The New York Auto Show is at the Javits Center on the West coast of Manhattan. Since garages will raise their rates to $40 for parking, take the bus to Port Authority and then catch the M42 bus (every 7-14 minutes) westwards, or take the train to the subway to Port Authority (most lines stop at Port Authority; take the A-C-E or 1-2-3 or another train from the Penn Station or the S shuttle from Times Square). Or park a distance away and walk the remainder. Security is high so backpacks may not be allowed in.
The format of this page: text, bunches of photos, more text. First part by David Zatz; special to Allpar. Second partby J. White.
The fun and exciting part of the day was the Jeep Wrangler Unlimited introduction. The specifications for this vehicle are simply amazing, as are the four wheel drive systems; Jeep apparently has no desire to let Hummer steal the off-road crown. The demonstration was held not in the Jeep off-road course, as it has been in years past, but in the Javits Center inner roadway. Journalists gathered early; some, like Ray Wert of Jalopnik and DetroitWonk, were clever enough to arrive early and get good camera positions. Others, like me, stood on top of the concrete tent supports. A full-sized city fire truck was in position at the entrance to the road, lights flashing; it later moved down past the bleachers (largely reserved for broadcast media wearing ponchos, their equipment unprotected) and firemen waited next to the large green screen. Joe Eberhardt and Frank Klegon spoke for a while about the new Jeeps, Frank Klegon mentioning that the Jeep Patriot is “spiritually linked to the Jeep Cherokee” and pointing out that its 172 hp engine is best in class for four cylinder SUVs. The CVT-L transmission is a continuously variable automatic that is programmed to act like a two-speed transfer case; it is, along with a locking center differential, part of the Freedom Drive II system. Not surprisingly, the Patriot, with various clearances being better than the Grand Cherokee and with such devices, is Trail Rated.
At that point, the purpose of the large heap of dirt and the fire truck became more clear; rather than being climbed by a Jeep, the six tons of dirt were hiding a new, bright red Jeep Wrangler Unlimited. Firemen (we assume real firemen rather than actors) started spraying, mud and dirt started flying, and slowly a bright red Wrangler started to appear.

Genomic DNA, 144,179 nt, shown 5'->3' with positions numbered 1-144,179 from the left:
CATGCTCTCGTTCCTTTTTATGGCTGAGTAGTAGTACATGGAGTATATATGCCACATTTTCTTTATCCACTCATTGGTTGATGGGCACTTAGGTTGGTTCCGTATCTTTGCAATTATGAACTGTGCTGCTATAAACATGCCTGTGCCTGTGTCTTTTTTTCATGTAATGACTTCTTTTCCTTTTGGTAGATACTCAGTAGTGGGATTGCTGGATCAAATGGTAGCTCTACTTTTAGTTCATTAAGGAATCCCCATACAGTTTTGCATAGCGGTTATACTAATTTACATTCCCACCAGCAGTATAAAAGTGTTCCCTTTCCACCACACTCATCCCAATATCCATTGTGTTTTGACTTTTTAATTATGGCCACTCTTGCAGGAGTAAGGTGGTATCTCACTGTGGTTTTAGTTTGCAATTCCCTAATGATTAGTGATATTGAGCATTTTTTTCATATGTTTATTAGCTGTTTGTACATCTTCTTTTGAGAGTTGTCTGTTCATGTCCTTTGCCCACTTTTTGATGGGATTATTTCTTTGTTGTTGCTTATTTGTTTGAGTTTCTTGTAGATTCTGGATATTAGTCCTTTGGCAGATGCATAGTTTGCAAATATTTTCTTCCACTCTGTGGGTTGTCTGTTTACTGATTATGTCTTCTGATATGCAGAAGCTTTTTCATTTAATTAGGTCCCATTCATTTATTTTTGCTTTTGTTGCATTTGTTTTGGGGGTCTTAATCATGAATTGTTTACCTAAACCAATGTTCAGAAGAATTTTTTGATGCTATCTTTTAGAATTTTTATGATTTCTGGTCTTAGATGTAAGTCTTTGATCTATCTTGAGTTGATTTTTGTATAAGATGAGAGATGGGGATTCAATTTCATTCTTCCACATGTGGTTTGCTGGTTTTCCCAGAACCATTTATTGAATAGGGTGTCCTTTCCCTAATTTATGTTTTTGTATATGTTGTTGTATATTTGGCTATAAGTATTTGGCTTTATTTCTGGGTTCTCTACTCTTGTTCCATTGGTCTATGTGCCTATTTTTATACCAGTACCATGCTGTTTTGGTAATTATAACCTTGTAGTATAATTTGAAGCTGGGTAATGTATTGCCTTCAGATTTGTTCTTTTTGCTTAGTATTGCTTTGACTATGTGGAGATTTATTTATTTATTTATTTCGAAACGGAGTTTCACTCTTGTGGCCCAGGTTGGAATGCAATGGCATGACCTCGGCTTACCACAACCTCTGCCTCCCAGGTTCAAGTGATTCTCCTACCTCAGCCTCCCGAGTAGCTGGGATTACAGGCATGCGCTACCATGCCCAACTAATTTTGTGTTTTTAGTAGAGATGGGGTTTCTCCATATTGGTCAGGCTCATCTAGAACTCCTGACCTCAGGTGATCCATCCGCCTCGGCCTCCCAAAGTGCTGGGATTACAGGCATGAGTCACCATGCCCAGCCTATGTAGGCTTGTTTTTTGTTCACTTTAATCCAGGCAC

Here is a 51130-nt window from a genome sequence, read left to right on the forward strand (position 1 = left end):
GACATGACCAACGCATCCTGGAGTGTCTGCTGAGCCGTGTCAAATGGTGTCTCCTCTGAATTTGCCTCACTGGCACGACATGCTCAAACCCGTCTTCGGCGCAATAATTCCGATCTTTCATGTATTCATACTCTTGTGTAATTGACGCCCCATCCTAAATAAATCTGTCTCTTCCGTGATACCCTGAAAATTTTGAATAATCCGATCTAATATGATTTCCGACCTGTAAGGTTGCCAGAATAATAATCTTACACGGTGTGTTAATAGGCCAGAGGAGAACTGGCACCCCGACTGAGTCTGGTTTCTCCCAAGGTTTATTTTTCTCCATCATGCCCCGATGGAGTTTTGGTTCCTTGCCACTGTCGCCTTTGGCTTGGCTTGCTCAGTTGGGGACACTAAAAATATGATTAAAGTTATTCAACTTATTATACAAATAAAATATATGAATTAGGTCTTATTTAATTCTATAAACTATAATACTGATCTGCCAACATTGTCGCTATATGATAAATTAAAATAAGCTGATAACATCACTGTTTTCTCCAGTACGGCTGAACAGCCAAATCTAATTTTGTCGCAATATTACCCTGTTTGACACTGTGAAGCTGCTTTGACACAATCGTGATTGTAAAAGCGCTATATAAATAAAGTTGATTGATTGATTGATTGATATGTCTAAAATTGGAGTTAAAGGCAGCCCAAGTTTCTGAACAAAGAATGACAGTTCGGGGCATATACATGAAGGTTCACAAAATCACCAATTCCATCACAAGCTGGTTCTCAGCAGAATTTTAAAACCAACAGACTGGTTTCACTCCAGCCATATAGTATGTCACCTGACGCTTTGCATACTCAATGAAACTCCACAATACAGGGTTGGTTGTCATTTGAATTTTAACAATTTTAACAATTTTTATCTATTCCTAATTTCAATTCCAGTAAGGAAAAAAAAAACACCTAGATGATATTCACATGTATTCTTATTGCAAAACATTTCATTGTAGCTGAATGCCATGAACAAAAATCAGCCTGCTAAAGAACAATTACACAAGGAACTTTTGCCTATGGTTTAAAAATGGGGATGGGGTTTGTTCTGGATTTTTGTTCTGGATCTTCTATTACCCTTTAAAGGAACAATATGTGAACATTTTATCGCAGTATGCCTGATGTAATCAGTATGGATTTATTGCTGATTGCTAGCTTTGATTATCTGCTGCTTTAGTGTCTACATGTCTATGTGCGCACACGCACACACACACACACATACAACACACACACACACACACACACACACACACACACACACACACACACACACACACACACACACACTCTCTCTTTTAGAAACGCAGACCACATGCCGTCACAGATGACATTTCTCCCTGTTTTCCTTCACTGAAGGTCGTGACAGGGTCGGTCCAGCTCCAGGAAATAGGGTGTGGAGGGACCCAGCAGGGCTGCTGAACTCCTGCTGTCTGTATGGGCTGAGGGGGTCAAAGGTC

The new Wrangler and Wrangler Unlimited actually look smaller than the outgoing models - as in lower to the ground (despite continuing to have good ground clearance). The Wrangler Unlimited is one of the best-looking mid-sized SUVs you can get, with an enormous fun factor from the doorless, windshield-folded-down, roofless form.
There is a surprising amount of space in the Unlimited; it's 20 inches larger than the standard Wrangler, but in the past we'd wonder if that was enough. It is - cargo space looks quite good and so does rear passenger space. The dashboard looks better than it has in years, and yet there is still a drain in the bottom for hose-outs.
While the rear seats look comfortable (and easy to get into), the roof of the Unlimited really is surprisingly low to the ground - if anything it looks shorter than the prior generation, which is good since the roof needs to go on and off. The interior is certainly a step up while the exterior returns back to the “authentic Jeep look” with parking lights underneath the headlighits once again - and no odd shapes here, both are perfectly round. The Wrangler Unlimited looks like a true Jeep, and the long wheelbase and short front and rear overhangs should make cornering and ride competitive for the first time in decades. This might be a rebirth for the Wrangler, which gets many first-time owners thanks to its fun factor, but tends to lose them after a few years due to its around-town issues. (Past models have been fun but tiring - not unlike most very fun vehicles.)
We also saw the Jeep Patriot for the first time in-person. This is based on the Compass, but it really does look much more like the Cherokee than any other Jeep, and is a worthy successor to the Cherokee from reports we've seen so far. Off-roading is supported via technology and clearances, with a package to bring it up to Jeep standards with skid plates and the like; that isn’t standard because most SUV owners never go off-road, and there's no point spending the money (and burdening the vehicles with that weight) if it'll never be used. The Patriot is one of the most attractive vehicles Chrysler builds, in our opinion. The Compass, on the other hand, looks odd but not quite ugly in person - it's probably a look we'll get used to.
To get into the New York Auto Show, you have to get a thorough dousing of Toyota. First, you go past the Scion exhibit - that’s Saleen down in the corner, by the way - with the three Scions and, at least today, an empty stand for the new model. Then you go into the show, and taking up more space than just about anyone else is Toyota, in the most prime spot - you have to pass the revolving Yaris to see anything else. Toyota has several Yarises, a few Camrys, a truly ugly concept minivan I thought was a next-generation Nissan Murano when I first saw it, and a scattering of other ’Yotas. The next best placement is probably from Cadillac.
Chrysler is in their traditional place both upstairs and downstairs; Jeeps and Dodge trucks are downstairs, Chrysler and Dodge upstairs. Downstairs, the Dodge trucks are moderately prominent and far closer to the entrance and exit than the car displays upstairs; they also take much more floor space. Toyota’s trucks are relegated to the side wall, next to Dodge, in the same places as last year.